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USA - George T. Morgan Pattern - $100 Gold Union - 1876 - NGC Ultra Cameo Gem Proof - Box & COA

USA - George T. Morgan Pattern - $100 Gold Union - 1876 - NGC Ultra Cameo Gem Proof - Box & COA - America's Lost Masterpiece - Designed and proposed by George T. Morgan in 1876, this Special Edition $100 Union pattern was finally brought to completion in 2009, struck from one ounce of .999 fine gold. The $100 Union was first proposed by bankers and businessmen in San Francisco in 1854 to facilitate large monetary transactions in California. The proposal was defeated by Eastern Congressmen who felt such coinage was unnecessary because banknotes were widely accepted in other areas of the country and that these large denomination coins were just not needed. In 1877 Chief Engraver William Barber under the direction of Mint Director Henry Linderman prepared dies for two slightly different designs of Half Union ($50) coins. A few trial pieces were struck in late 1877, but legislation to issue such coins for circulation was never approved. The unique pieces of each design struck in gold were reportedly destroyed around 1880 but surface in a privately held collection in 1909. In 1910, both gold Half Unions were sold to William Woodlin of New York for an astounding $10,000 each, a record at that time! Once it was know that pieces still existed, Woodlin received considerable pressure from Government authorities to return the coins to the Mint. In 1910, the two $50 Gold Half Unions were returned in exchange for an enormous amount of pattern coins held in possession of a former Director of the Mint. As a result, the two unique Half Unions now reside in the National Collection at the Smithsonian Institution in Washington, D.C. $100 Unions were never struck in any form by the U.S. Mint or by private concerns during the gold rush days in California. However, detailed drawings of such a coin were found in a recently discovered sketch book produced by U.S. Mint Chief Engraver George T. Morgan. These previously unknown drawings make a case that there may have been some discussion to issue not only Half Union ($50) gold coins, but also a Union ($100) gold coin in the 1870s. This stunning pattern comes in a beautiful wood presentation case and has been encapsulated by Numismatic Guaranty Corporation (NGC) as Ultra Cameo Gem Proof and was produced under license from the Smithsonian Institution.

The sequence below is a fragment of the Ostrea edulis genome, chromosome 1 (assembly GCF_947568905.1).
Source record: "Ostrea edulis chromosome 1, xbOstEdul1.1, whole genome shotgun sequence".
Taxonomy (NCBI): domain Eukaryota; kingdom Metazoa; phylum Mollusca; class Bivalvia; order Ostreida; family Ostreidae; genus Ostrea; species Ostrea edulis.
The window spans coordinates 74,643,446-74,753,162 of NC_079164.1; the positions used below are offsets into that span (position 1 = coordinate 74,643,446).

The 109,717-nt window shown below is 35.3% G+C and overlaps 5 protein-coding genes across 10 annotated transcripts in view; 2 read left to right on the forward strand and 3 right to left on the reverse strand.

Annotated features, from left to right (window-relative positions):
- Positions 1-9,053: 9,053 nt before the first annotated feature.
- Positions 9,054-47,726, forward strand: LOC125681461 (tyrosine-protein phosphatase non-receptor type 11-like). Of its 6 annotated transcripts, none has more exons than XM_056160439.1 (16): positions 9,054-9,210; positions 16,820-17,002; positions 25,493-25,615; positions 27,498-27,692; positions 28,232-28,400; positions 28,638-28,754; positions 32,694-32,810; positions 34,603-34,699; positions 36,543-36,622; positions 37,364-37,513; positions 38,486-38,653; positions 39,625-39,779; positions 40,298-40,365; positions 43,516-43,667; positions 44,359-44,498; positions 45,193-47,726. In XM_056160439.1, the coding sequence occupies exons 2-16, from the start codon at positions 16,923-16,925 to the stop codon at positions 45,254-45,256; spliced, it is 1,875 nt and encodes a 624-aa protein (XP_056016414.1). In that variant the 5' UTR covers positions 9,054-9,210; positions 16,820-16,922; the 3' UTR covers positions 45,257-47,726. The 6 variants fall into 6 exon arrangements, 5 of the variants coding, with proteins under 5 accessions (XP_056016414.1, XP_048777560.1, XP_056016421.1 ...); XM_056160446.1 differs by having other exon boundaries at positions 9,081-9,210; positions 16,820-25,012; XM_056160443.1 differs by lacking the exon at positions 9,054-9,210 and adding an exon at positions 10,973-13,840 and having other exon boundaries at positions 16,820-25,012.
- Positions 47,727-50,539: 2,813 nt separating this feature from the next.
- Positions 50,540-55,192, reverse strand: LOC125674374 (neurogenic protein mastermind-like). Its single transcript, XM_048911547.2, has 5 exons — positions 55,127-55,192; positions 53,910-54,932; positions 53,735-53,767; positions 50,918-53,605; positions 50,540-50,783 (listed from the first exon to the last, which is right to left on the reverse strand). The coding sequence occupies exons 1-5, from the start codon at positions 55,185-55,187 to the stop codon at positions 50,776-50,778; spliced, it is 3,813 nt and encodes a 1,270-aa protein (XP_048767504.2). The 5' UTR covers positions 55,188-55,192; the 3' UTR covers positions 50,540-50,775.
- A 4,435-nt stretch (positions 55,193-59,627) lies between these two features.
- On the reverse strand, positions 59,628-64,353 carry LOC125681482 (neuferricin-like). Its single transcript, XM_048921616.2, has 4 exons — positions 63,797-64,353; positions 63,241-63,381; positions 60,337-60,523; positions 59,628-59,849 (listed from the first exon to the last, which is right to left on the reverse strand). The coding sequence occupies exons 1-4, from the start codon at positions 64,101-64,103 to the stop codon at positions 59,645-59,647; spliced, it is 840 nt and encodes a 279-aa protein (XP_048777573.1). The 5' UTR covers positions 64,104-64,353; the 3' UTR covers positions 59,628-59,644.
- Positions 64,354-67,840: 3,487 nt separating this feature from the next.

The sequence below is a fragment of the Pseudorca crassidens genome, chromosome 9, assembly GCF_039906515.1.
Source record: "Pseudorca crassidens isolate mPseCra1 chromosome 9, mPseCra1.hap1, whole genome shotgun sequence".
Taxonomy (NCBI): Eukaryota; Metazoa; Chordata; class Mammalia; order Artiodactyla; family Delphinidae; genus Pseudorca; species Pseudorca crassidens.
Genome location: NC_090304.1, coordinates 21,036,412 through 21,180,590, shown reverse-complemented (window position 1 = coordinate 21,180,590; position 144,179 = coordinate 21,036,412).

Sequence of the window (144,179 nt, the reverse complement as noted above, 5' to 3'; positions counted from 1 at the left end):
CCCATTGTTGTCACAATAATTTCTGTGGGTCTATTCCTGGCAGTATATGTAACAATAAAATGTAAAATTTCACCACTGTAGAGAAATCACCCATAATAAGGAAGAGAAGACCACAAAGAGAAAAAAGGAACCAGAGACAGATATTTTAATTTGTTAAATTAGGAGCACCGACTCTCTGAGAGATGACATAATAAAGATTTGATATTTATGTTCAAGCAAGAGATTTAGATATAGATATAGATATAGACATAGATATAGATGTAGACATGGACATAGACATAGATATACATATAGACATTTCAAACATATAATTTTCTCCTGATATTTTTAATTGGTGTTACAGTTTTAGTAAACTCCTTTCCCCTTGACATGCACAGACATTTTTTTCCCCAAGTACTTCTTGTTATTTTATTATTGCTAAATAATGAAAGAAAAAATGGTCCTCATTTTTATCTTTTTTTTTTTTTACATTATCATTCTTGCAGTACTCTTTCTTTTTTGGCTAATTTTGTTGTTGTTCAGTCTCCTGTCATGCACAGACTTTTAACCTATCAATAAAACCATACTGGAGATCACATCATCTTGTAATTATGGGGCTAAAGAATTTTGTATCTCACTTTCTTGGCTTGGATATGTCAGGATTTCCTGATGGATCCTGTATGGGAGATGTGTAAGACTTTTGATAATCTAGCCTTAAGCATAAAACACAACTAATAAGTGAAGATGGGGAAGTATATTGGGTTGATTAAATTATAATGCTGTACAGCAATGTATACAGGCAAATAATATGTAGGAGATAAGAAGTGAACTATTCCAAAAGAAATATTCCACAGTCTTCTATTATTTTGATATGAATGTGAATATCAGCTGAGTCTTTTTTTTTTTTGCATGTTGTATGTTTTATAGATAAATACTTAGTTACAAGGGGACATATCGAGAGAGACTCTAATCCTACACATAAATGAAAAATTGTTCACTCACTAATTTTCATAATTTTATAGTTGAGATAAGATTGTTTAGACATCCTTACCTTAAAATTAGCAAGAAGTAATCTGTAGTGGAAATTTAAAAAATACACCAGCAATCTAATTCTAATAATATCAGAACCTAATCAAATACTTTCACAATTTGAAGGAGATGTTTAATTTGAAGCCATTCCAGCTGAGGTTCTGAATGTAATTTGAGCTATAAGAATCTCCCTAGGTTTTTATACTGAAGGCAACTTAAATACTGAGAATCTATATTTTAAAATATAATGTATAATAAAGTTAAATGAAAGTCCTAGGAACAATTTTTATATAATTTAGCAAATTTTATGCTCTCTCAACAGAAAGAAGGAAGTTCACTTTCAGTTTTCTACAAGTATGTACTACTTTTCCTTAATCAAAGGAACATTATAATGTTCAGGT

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USA - George T. Morgan Pattern - $100 Gold Union - 1876 - NGC Ultra Cameo Gem Proof - Box & COA - America's Lost Masterpiece - Designed and proposed by George T. Morgan in 1876, this Special Edition $100 Union pattern was finally brought to completion in 2009, struck from one ounce of .999 fine gold. The $100 Union was first proposed by bankers and businessmen in San Francisco in 1854 to facilitate large monetary transactions in California. The proposal was defeated by Eastern Congressmen who felt such coinage was unnecessary because banknotes were widely accepted in other areas of the country and that these large denomination coins were just not needed. In 1877 Chief Engraver William Barber under the direction of Mint Director Henry Linderman prepared dies for two slightly different designs of Half Union ($50) coins. A few trial pieces were struck in late 1877, but legislation to issue such coins for circulation was never approved. The unique pieces of each design struck in gold were reportedly destroyed around 1880 but surfaced in a privately held collection in 1909. In 1910, both gold Half Unions were sold to William Woodlin of New York for an astounding $10,000 each, a record at that time! Once it was known that pieces still existed, Woodlin received considerable pressure from Government authorities to return the coins to the Mint. In 1910, the two $50 Gold Half Unions were returned in exchange for an enormous amount of pattern coins held in possession of a former Director of the Mint. As a result, the two unique Half Unions now reside in the National Collection at the Smithsonian Institution in Washington, D.C. $100 Unions were never struck in any form by the U.S. Mint or by private concerns during the gold rush days in California. However, detailed drawings of such a coin were found in a recently discovered sketch book produced by U.S. Mint Chief Engraver George T. Morgan. These previously unknown drawings make a case that there may have been some discussion to issue not only Half Union ($50) gold coins, but also a Union ($100) gold coin in the 1870's. This stunning pattern comes in a beautiful wood presentation case and has been encapsulated by Numismatic Guaranty Corporation (NGC) as Ultra Cameo Gem Proof and was produced under license from the Smithsonian Institution.
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